New Colorectal Cancer Screening Guidelines Are Here

Panel recommends routine screenings start at 45, not 50
By Evann Gastaldo,  Newser Staff
Posted May 19, 2021 12:02 AM CDT
The New Guideline for Colorectal Cancer Screening: 45, Not 50
In this Oct. 3, 2007, file photo released by the University of Wisconsin Medical School shows a virtual colonoscopy, a 3-D image that was computer-generated from a series of X-rays taken by a CT scanner.   (AP Photo/ Courtesy of Dr. Perry J. Pickhardt/ University of Wisconsin Medical School, file)

Just turned 45 and figured you had another half a decade before your routine colonoscopies start? Well, maybe not. The US Preventive Services Task Force, an influential panel, now recommends routine screening for colorectal cancer should start at 45, not 50, NPR reports. Colorectal cancer is the third-leading cause of cancer deaths in the US, and is projected to kill 53,000 people this year, but it is quite treatable if caught early. The task force says if younger people are screened (whether through colonoscopies or stool testing), deaths can be prevented. It notes that there has been an "alarming" increase in colorectal cancer among younger people, ABC News reports. The American Cancer Society also recommends screening starting at age 45. (More colorectal cancer stories.)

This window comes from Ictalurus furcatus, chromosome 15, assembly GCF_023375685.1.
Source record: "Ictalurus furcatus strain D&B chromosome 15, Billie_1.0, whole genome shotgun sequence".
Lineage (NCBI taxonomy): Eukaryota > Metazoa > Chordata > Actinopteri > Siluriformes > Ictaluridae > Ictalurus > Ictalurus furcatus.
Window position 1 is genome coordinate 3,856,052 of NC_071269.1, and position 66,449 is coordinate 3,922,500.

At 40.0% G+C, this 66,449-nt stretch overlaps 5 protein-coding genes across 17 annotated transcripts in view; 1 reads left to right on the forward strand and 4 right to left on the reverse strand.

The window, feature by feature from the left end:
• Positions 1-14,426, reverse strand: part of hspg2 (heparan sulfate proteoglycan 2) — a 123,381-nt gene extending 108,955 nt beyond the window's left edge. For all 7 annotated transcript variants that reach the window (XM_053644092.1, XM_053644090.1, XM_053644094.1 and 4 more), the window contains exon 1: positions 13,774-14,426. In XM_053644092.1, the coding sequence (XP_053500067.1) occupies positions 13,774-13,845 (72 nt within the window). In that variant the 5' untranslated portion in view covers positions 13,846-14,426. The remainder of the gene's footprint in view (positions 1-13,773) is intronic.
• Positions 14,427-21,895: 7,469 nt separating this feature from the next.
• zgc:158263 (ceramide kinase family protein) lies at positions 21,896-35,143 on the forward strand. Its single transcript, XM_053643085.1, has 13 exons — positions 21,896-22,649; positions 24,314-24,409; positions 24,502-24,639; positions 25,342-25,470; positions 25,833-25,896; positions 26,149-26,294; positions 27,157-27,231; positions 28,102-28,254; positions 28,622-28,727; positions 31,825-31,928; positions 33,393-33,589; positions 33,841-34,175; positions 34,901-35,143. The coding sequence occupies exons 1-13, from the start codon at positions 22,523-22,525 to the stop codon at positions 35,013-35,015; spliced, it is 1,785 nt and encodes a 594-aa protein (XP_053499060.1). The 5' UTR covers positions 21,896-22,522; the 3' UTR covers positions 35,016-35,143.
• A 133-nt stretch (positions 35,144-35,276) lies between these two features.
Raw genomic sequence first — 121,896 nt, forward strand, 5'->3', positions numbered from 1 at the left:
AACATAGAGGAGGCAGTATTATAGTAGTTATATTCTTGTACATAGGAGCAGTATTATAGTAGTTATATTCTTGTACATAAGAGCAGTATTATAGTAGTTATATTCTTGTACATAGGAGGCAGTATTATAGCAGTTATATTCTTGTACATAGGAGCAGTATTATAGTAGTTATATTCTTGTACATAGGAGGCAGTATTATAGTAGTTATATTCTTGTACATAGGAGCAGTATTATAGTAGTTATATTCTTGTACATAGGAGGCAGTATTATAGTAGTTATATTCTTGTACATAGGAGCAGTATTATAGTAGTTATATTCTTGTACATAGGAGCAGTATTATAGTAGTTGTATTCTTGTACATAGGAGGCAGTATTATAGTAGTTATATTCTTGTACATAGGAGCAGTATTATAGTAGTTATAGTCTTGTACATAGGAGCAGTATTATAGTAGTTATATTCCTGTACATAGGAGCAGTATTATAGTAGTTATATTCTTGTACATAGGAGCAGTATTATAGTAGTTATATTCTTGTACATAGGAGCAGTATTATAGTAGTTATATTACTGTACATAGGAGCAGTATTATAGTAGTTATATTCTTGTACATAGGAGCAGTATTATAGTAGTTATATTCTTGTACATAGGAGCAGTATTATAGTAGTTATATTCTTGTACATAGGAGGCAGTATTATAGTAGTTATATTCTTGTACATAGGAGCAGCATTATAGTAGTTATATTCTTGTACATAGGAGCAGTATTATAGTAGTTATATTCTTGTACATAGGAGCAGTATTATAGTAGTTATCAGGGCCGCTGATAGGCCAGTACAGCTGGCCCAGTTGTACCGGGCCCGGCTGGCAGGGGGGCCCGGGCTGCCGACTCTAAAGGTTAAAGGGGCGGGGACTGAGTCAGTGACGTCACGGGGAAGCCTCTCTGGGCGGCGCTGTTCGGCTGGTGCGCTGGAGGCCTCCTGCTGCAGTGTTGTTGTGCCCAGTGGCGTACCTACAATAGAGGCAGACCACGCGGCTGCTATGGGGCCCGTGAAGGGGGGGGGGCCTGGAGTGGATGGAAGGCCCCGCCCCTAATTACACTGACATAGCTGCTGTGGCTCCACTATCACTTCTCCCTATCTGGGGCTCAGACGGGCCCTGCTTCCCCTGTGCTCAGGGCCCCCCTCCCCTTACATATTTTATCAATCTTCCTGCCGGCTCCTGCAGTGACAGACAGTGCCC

Get the news faster.
Tap to install our app.
Install the Newser News app
in two easy steps:
1. Tap in your navigation bar.
2. Tap to Add to Home Screen.